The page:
Handplaning with precision
Bob Van Dyke uses his smoothing plane for more than just smoothing.
Synopsis: A handplane is useful for much more than smoothing. In fact, Bob Van Dyke uses his No. 4 to create perfect edge joints on panel glue-ups, fix an uneven reveal around a door frame, correct gaps in mortise-and-tenon joinery, adjust miter joints, and flatten cupped, bowed, or twisted boards.
It was not until I started working with Will Neptune years ago that I began to appreciate the value of a systematic approach to working with a handplane. Until then, I had used one for smoothing and making pretty shavings, and completely missed the level of precision possible. By approaching planing tasks, including joinery, systematically, I’ve been able to work more accurately using just a single plane, my No. 4, whose small size lets me target specific areas effectively.
The key is to plan and count your strokes. Most plane shavings are around 1–3 thousandths of an inch thick—the average piece of paper is 3 thousandths of an inch thick—making the handplane an incredibly precise tool for adjustment. By mapping out and counting the strokes, you can predict and control your results. This means precision doesn’t come from taking a heavier or lighter cut, but by keeping track of how many passes you have made—and where you’ve made them.
Better edge joints
One of the most useful and rewarding tasks with a handplane is creating spring joints. This traditional technique is used to edge-glue two boards together, and it allows you to easily align boards that are at their final thickness. Thus, the technique is extremely useful when gluing up tabletops or panels that will be wider than the capacity of your thickness planer. The idea of the spring joint is to create a small hollow in the middle of the joint that gradually tapers to nothing at the ends. This is done with overlapping cuts, beginning in the middle and working outward. I find the technique easiest on boards shorter than 4 ft.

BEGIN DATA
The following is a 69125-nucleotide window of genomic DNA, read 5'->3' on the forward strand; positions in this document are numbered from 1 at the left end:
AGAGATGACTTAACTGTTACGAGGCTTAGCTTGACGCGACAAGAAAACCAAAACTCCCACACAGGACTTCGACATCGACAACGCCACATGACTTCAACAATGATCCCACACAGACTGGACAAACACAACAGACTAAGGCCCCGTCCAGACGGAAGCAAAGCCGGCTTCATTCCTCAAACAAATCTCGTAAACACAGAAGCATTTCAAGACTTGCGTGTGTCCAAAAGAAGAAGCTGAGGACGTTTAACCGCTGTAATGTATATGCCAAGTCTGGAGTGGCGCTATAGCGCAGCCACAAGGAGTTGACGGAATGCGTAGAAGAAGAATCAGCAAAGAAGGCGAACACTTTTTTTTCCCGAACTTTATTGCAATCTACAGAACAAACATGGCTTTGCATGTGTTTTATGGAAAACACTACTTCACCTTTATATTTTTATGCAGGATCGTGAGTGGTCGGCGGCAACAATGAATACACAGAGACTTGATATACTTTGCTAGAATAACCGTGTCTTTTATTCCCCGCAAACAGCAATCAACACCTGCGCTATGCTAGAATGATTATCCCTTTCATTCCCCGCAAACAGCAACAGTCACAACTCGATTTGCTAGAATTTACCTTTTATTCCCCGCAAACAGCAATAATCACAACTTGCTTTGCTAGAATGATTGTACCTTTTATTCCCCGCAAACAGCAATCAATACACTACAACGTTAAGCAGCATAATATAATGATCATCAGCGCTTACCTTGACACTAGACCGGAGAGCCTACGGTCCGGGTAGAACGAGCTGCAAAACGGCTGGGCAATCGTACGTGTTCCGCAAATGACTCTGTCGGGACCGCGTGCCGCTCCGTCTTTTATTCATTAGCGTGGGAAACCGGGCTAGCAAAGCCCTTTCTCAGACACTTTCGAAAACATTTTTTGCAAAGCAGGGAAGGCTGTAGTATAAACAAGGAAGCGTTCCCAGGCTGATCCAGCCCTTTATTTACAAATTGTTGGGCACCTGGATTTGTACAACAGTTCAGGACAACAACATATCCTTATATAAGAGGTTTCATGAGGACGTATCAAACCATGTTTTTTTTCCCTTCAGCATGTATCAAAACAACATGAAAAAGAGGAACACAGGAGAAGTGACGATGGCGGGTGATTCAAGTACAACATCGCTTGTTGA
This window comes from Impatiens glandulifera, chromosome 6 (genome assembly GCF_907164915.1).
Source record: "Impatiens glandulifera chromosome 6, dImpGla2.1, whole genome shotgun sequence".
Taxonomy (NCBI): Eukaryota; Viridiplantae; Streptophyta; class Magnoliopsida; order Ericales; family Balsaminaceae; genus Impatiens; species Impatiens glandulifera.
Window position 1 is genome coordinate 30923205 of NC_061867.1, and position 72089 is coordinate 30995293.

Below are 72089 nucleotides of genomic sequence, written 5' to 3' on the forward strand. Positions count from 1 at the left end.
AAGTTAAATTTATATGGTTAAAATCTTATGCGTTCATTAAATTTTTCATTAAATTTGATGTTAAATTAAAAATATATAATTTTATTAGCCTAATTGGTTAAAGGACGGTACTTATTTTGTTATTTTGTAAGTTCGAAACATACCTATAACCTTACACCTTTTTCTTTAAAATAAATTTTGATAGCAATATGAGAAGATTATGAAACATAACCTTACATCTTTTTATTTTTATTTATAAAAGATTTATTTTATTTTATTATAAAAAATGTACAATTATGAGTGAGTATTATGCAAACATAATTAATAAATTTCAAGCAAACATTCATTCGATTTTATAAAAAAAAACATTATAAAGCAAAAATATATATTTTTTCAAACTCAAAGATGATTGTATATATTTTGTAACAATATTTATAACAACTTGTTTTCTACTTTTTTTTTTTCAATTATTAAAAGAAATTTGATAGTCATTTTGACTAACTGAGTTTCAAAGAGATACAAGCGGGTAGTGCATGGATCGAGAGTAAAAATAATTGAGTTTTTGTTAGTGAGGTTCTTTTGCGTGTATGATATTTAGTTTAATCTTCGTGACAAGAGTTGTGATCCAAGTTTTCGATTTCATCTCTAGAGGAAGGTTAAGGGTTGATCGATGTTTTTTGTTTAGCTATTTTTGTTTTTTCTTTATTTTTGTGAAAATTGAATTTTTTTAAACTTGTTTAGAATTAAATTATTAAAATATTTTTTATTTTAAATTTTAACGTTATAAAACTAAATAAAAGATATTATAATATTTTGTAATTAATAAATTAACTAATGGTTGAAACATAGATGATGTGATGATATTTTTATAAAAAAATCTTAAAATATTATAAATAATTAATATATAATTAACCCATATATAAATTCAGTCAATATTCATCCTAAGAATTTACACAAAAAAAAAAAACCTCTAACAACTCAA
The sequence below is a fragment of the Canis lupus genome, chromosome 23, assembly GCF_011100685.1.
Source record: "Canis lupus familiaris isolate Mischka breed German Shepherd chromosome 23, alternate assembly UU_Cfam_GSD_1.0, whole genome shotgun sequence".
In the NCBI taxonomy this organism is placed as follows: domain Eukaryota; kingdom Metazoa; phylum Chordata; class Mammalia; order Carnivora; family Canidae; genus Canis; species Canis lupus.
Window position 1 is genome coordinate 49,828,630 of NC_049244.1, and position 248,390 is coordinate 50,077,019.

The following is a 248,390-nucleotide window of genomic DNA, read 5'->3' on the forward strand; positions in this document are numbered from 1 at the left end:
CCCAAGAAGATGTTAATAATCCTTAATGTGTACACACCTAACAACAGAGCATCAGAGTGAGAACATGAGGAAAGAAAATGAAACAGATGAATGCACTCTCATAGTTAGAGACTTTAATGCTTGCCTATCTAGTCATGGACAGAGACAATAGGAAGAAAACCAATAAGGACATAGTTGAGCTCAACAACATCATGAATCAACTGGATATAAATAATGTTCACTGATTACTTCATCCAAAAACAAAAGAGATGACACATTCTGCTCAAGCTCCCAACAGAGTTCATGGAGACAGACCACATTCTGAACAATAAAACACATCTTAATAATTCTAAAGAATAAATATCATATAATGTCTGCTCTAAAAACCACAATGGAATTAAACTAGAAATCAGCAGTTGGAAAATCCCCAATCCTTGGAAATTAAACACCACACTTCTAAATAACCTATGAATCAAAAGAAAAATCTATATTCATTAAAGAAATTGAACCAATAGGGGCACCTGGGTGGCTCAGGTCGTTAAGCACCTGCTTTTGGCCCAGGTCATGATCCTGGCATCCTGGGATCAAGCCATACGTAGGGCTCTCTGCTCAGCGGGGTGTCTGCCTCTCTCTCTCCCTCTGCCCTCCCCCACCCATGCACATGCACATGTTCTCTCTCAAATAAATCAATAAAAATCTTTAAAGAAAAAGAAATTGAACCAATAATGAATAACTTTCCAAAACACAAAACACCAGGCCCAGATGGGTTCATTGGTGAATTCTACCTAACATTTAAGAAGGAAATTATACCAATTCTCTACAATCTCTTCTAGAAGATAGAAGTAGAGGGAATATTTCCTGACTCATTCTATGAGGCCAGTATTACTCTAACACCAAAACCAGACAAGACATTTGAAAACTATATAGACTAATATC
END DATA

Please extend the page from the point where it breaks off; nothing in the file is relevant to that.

Orient the boards as they’ll go together in the final panel and close them like a book. Clamp them together near the edges you’ll glue. Plane both boards along their full length until they are flush. Then visually divide the edges into four or five sections.
Begin with one full-width shaving over the middle section. Now take a full-width shaving across the second section as well as the first. Repeat along the length of the board. The short sole on the No. 4 allows the plane to follow the diving cut as you form the hollow. The last pass should be twin continuous shavings the length of both boards.
From Fine Woodworking #287
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